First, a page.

"Give out" or "Give off" a smell?

  • Cagey

    post mod (English Only / Latin)
    English - US
    Hello bonbebim,  :) 

    That is very broad question.  We need a specific sentence to discuss.  
    Here is a definition of give out from our dictionary:
    give out be completely used up.
    ■ stop functioning.​
    Below the definition is a list of threads discussing that phrase.  They may be helpful. 

    Or, you can follow the instructions here to find examples using 'give out' in newspapers:
    Finding Examples in Context
    If you have a question about any of the sentences you find, you are welcome to start a thread to ask it.  


    Actually this is something i found in Longman dictionary of contemporary English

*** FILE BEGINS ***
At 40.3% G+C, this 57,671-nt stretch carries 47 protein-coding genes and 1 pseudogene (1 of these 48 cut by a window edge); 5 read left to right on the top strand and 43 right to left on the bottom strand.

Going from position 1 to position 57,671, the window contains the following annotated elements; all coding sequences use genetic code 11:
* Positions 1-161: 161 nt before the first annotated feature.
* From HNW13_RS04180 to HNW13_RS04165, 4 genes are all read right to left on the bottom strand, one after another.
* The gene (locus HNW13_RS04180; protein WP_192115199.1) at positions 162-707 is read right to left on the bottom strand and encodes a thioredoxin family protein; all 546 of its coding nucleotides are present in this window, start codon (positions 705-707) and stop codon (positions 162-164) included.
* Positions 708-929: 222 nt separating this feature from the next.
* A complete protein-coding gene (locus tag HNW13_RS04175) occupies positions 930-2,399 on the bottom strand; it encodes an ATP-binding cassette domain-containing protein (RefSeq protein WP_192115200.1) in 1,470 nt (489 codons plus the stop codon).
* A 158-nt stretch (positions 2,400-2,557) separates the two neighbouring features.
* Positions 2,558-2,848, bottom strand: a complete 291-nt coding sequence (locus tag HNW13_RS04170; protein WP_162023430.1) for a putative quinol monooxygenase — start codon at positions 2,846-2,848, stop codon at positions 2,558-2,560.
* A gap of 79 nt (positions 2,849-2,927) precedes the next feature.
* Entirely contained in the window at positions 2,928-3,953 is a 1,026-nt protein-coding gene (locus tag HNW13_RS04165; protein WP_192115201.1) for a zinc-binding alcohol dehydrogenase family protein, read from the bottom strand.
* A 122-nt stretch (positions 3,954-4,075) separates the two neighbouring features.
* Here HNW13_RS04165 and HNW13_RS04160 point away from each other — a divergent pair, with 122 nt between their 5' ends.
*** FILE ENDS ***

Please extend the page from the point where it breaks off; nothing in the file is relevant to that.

give out sth
    to produce something such as light, heat, or a signal
     A gas lamp gave out a pale yellowish light.
    give off [give off sth] phr v
    to produce a smell, light, heat, a sound etc
    The wood gave off a sweet, perfumed smell as it burned.
    Try not to breathe in the fumes given off by the paint.
    And as a result, i was confused and unable to differentiate between these two phrasal verbs! Can you help me figure this out?


    Senior Member
    Bonbebim, I think that "give out" is best reserved for things like "light" or "heat", I would never use it with "smell", nor have I ever heard or seen anyone say that. Give out something and give off something might take on similar meanings, the difference being that smell doesn't go with the first one.

    By the way - could you, kindly, change your avatar? If it's what I think it is, it's distasteful...
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